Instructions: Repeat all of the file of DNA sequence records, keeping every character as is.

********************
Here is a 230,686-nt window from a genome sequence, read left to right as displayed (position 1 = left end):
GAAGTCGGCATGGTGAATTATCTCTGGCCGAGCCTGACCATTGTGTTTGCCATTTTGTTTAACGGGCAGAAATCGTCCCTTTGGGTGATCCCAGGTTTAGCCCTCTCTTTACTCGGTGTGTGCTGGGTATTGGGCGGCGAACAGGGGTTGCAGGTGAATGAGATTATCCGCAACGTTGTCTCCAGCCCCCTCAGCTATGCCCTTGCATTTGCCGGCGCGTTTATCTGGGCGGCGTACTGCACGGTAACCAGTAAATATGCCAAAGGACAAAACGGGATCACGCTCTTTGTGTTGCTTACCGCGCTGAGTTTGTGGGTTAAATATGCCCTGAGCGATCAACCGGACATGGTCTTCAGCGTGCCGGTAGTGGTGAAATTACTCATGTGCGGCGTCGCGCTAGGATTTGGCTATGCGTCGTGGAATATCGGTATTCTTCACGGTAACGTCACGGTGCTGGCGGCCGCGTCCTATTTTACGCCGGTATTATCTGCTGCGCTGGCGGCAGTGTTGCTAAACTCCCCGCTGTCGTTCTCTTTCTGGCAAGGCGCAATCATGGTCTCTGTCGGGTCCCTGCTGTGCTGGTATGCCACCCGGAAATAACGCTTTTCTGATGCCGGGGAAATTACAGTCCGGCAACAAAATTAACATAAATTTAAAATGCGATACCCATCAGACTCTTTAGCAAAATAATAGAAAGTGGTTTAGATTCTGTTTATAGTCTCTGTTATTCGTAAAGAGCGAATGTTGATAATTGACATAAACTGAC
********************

Here is a 230,686-nt window from a genome sequence, read left to right as displayed (position 1 = left end):
GAAGTCGGCATGGTGAATTATCTCTGGCCGAGCCTGACCATTGTGTTTGCCATTTTGTTTAACGGGCAGAAATCGTCCCTTTGGGTGATCCCAGGTTTAGCCCTCTCTTTACTCGGTGTGTGCTGGGTATTGGGCGGCGAACAGGGGTTGCAGGTGAATGAGATTATCCGCAACGTTGTCTCCAGCCCCCTCAGCTATGCCCTTGCATTTGCCGGCGCGTTTATCTGGGCGGCGTACTGCACGGTAACCAGTAAATATGCCAAAGGACAAAACGGGATCACGCTCTTTGTGTTGCTTACCGCGCTGAGTTTGTGGGTTAAATATGCCCTGAGCGATCAACCGGACATGGTCTTCAGCGTGCCGGTAGTGGTGAAATTACTCATGTGCGGCGTCGCGCTAGGATTTGGCTATGCGTCGTGGAATATCGGTATTCTTCACGGTAACGTCACGGTGCTGGCGGCCGCGTCCTATTTTACGCCGGTATTATCTGCTGCGCTGGCGGCAGTGTTGCTAAACTCCCCGCTGTCGTTCTCTTTCTGGCAAGGCGCAATCATGGTCTCTGTCGGGTCCCTGCTGTGCTGGTATGCCACCCGGAAATAACGCTTTTCTGATGCCGGGGAAATTACAGTCCGGCAACAAAATTAACATAAATTTAAAATGCGATACCCATCAGACTCTTTAGCAAAATAATAGAAAGTGGTTTAGATTCTGTTTATAGTCTCTGTTATTCGTAAAGAGCGAATGTTGATAATTGACATAAACTGAC